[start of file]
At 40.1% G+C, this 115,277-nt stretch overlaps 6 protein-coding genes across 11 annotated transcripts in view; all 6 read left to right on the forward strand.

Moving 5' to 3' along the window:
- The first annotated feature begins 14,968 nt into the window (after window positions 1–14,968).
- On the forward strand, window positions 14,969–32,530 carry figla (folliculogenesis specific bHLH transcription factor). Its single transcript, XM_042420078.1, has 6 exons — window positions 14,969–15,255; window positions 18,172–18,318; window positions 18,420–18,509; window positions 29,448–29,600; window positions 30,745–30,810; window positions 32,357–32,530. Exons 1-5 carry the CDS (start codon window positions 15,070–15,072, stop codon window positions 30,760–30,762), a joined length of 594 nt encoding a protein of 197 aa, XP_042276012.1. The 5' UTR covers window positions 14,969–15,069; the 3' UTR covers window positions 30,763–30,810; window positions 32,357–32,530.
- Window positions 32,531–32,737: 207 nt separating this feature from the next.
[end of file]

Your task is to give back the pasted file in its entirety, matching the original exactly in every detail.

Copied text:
At 40.1% G+C, this 115,277-nt stretch overlaps 6 protein-coding genes across 11 annotated transcripts in view; all 6 read left to right on the forward strand.

Moving 5' to 3' along the window:
- The first annotated feature begins 14,968 nt into the window (after window positions 1–14,968).
- On the forward strand, window positions 14,969–32,530 carry figla (folliculogenesis specific bHLH transcription factor). Its single transcript, XM_042420078.1, has 6 exons — window positions 14,969–15,255; window positions 18,172–18,318; window positions 18,420–18,509; window positions 29,448–29,600; window positions 30,745–30,810; window positions 32,357–32,530. Exons 1-5 carry the CDS (start codon window positions 15,070–15,072, stop codon window positions 30,760–30,762), a joined length of 594 nt encoding a protein of 197 aa, XP_042276012.1. The 5' UTR covers window positions 14,969–15,069; the 3' UTR covers window positions 30,763–30,810; window positions 32,357–32,530.
- Window positions 32,531–32,737: 207 nt separating this feature from the next.